This paper aims to explore the perspectives of Ohio physicians on the Patient Protection and Affordable Care Act (ACA) of 2010. While much has been debated about ACA, relatively few studies have focused on how ACA will impact on physicians' practice behavior.
The research data came from a mailed survey of ninety physicians randomly selected from the Cigna Directory of Physicians practicing in Ohio. Study examined how informed were physicians about ACA, and explored how much the effect of ACA has been discussed in their practice, how they think ACA will impact their practice, and whether or not they are in favor of the provisions under the Act.
Overwhelmingly, while the physicians surveyed were familiar with the specific provisions of ACA, almost half of them opposed it. Primary care physicians reported generally favorable opinions about ACA. All but one of the physicians concluded that ACA, much like managed care provisions, has undermined and will continue to reduce the autonomy and professional independence of physicians.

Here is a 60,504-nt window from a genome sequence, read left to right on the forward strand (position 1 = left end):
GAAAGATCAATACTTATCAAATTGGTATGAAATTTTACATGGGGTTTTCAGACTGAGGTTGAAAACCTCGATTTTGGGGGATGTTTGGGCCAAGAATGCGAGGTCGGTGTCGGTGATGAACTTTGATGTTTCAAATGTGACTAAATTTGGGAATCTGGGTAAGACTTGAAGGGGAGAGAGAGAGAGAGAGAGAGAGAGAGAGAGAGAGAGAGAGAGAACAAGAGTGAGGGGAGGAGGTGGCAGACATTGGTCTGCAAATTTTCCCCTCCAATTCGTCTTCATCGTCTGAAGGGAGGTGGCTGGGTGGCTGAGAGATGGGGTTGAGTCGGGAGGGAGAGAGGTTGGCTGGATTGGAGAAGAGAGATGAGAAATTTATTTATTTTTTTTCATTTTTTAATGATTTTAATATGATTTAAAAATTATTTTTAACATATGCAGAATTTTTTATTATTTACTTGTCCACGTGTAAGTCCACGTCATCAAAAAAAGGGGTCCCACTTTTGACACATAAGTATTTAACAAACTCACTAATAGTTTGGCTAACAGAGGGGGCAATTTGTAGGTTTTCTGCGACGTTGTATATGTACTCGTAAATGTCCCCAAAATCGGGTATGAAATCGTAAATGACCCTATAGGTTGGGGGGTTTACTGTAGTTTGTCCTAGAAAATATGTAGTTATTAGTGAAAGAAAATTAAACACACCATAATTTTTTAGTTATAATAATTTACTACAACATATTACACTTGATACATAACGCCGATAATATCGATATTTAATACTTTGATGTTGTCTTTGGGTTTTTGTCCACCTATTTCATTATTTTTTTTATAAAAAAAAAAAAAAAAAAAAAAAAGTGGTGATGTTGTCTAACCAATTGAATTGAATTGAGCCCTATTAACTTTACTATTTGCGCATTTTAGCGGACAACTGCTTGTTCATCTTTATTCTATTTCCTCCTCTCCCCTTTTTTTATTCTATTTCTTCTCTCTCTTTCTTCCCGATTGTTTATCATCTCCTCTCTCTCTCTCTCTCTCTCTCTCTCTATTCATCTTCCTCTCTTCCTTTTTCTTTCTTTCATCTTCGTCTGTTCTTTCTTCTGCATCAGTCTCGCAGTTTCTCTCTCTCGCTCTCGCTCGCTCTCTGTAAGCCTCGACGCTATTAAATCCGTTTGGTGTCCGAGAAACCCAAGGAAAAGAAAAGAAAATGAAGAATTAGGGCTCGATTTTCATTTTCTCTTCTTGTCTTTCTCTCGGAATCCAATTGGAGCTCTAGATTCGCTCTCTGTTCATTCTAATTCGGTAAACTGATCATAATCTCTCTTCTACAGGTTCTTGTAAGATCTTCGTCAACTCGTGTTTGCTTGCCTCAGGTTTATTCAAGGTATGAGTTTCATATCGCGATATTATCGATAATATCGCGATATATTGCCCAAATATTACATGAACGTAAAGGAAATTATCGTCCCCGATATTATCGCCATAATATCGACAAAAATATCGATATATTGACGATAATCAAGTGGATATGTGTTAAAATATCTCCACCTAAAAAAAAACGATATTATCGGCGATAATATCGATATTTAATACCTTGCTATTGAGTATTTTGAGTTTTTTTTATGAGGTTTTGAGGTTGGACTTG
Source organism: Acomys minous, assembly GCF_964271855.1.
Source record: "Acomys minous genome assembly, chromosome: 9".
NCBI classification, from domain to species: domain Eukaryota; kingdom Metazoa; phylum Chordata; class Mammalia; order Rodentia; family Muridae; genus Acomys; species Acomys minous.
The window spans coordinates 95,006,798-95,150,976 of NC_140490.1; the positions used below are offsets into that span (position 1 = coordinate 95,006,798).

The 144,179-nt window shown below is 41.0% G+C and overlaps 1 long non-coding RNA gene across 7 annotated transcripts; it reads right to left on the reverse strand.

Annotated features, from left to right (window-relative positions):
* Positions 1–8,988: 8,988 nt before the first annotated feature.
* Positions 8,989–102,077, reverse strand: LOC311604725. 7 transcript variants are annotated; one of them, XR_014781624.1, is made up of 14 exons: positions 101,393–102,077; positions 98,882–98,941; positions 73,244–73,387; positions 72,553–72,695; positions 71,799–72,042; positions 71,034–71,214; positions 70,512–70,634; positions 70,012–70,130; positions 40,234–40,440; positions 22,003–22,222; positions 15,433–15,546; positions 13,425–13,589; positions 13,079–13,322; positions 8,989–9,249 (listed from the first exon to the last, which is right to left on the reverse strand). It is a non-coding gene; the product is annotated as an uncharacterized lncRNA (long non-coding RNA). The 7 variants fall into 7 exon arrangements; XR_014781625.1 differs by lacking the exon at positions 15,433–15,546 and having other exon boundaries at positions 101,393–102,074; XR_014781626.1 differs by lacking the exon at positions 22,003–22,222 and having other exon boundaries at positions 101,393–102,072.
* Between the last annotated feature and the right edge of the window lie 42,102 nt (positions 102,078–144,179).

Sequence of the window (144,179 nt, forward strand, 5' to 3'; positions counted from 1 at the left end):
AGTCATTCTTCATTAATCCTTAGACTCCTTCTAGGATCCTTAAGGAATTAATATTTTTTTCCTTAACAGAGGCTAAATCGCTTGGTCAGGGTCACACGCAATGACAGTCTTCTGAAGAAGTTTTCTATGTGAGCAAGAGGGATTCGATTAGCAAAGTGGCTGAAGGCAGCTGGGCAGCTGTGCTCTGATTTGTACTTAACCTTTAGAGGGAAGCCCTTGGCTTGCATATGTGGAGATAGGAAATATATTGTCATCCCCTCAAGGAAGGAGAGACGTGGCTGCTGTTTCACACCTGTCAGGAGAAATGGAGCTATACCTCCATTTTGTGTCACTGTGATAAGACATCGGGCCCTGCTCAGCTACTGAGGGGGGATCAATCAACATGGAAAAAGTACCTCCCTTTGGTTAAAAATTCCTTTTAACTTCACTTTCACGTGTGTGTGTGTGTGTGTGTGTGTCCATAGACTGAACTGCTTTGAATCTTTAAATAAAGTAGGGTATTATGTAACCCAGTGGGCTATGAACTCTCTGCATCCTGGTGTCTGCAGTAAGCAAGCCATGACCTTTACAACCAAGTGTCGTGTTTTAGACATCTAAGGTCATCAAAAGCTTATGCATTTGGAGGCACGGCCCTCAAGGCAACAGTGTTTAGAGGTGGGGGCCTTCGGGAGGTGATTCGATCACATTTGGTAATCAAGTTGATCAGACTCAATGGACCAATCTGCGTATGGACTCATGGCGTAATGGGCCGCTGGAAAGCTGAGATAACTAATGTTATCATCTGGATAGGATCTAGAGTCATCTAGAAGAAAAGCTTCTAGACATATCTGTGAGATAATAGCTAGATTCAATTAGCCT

This study is limited by its small sample and reliance on a small set of physicians.
This study has practical implications for examining how Ohio physicians are responding to the new health care reform in the United States. It has broader implications for addressing the problem of the uninsured and the role of the federal government in health care provision.
If physicians are opposed to this reform as the study seems to suggest, it might have broader implications for future career aspirations for physicians.
So far as we can tell, there has not been any exploratory study in Ohio examining the perspectives of physicians on ACA.
K. Quaye, R. (2014), "The Patient Protection and Affordable Care Act (ACA) of 2010 and Ohio physicians", Leadership in Health Services, Vol. 27 No. 2, pp. 116-125. https://doi.org/10.1108/LHS-10-2012-0037Download as .RIS
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